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Pipe Pitch Seems to be Small?

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I recently had a conversion from oil fired boiler to gas

fired done by a licensed plumber.  The

job seems to be well done but he doesn’t appear to be a steam expert, after he

told me that the uninsulated pipes would heat the basement ceiling and hence

the house.  Oh well…But the installation

of near-boiler pipes does seem to be according to the guidelines Dan states in

the “We Got Steam Heat” book I recently bought.


I did everything in the book to get rid of the water hammer

going on with the master bedroom radiator (single pipe system in a 60 year old Cape

Cod in northern NJ).  The

noises have decreased in most of the house except the master BR.  So I measured the rad feeder pitch and found

it to be 1/8 inch rise in a 16 foot run. 

This is not what it should be according to the book, so I believe I need

to re-pitch the pipe. 


My question is whether the experts here would agree that

this could be the last step in solving this problem.  Since reading the book, I had the plumber

reduce the pressure from 6 psi to 2 psi, with no changes in noise and I

insulated all pipes including the near-boiler pipes and elbows, but not the wet



Thanks for any recommendations/suggestions.


BTW…the old oil boiler was made by General Motors…never even

knew they were into that business until I saw it on the nameplate.


--Bill in Elmwood Park




  • Steamhead
    Steamhead Member Posts: 16,904
    That must have been

    an old Delco-Heat boiler. In those days GM owned Frigidaire too, if memory serves.

    That pipe definitely needs more pitch. Give it as much as you can, especially since the run is 16 feet. Did it bang with the old boiler?
    All Steamed Up, Inc.
    Towson, MD, USA
    Steam, Vapor & Hot-Water Heating Specialists
    Oil & Gas Burner Service
  • pokerbb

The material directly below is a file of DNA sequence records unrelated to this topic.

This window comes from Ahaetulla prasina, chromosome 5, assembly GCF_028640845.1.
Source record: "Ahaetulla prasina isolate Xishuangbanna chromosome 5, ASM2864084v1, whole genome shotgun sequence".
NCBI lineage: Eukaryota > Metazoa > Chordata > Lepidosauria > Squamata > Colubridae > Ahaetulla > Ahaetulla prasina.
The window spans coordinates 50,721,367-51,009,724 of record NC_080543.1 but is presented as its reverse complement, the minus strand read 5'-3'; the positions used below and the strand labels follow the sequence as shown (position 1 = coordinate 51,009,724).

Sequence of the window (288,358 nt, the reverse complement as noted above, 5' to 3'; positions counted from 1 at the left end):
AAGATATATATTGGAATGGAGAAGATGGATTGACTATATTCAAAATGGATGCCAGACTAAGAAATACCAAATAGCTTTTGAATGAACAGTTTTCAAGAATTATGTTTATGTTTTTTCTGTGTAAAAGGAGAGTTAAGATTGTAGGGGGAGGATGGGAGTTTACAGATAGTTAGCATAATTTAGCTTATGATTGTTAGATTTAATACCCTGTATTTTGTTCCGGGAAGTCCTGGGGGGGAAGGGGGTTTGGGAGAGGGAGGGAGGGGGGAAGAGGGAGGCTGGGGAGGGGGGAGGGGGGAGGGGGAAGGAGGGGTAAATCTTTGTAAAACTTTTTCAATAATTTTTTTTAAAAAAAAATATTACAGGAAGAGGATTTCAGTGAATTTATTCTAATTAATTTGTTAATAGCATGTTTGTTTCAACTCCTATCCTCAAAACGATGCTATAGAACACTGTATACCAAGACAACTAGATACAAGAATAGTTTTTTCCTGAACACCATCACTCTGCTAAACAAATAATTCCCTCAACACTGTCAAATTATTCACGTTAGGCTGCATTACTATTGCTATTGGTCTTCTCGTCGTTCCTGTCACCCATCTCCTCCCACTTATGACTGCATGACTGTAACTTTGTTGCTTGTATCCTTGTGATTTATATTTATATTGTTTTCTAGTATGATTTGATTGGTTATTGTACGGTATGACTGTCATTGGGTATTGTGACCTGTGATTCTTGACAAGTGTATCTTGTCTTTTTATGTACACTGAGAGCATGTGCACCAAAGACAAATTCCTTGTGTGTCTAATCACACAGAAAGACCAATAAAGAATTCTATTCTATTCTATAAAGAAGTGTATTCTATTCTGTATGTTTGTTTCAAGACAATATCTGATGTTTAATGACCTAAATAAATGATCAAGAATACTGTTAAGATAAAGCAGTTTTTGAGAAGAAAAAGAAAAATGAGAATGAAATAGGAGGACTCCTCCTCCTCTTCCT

pokerbb Member Posts: 11
    Pipe Pitch Seems to be Small?


    Thanks for the reply.

    I while I never heard the old oil boiler in action (since I had the conversion done before I moved in) I can only imagine it was noisy also.  But an elderly lady lived there for many decades after her kids moved out so I guess she was used to it or didn't hear it).

    I started thinking more about this and I think I came across some words somewhere that implied the 2 inch steel piping actually expands slightly when steam hits them and the pipe junctions actually twist to allow the expansion.  Is this the case?  I notice what sounds like water hammer but occurs when the system is not pushing out steam any longer.  Maybe these noises are just the pipes twisting and sounding as loud as a hammer hitting them?  Is that possible?


  • Steamhead
    Steamhead Member Posts: 16,904
    Expansion and contraction noises

    shouldn't sound like an anvil chorus. Might be a good idea to have a pro look at it to be sure. 
    All Steamed Up, Inc.
    Towson, MD, USA
    Steam, Vapor & Hot-Water Heating Specialists
    Oil & Gas Burner Service
  • FJL
    FJL Member Posts: 354
    edited December 2009
    Pipe Expansion Sounds

    About two years ago, I had a back-pitched pipe underneath my bedroom replaced and pitched.  Now, when the boiler turns on and the steam travels toward or in this pipe, I get a series of noises, clicks and pings, that sound like tiny water hammers.  I am assuming that these sounds are the pipes expanding due to steam.  I describe them as tiny water hammers to differentiate them from the soft pings that I hear in another room when the steam hits the pipes for that room.
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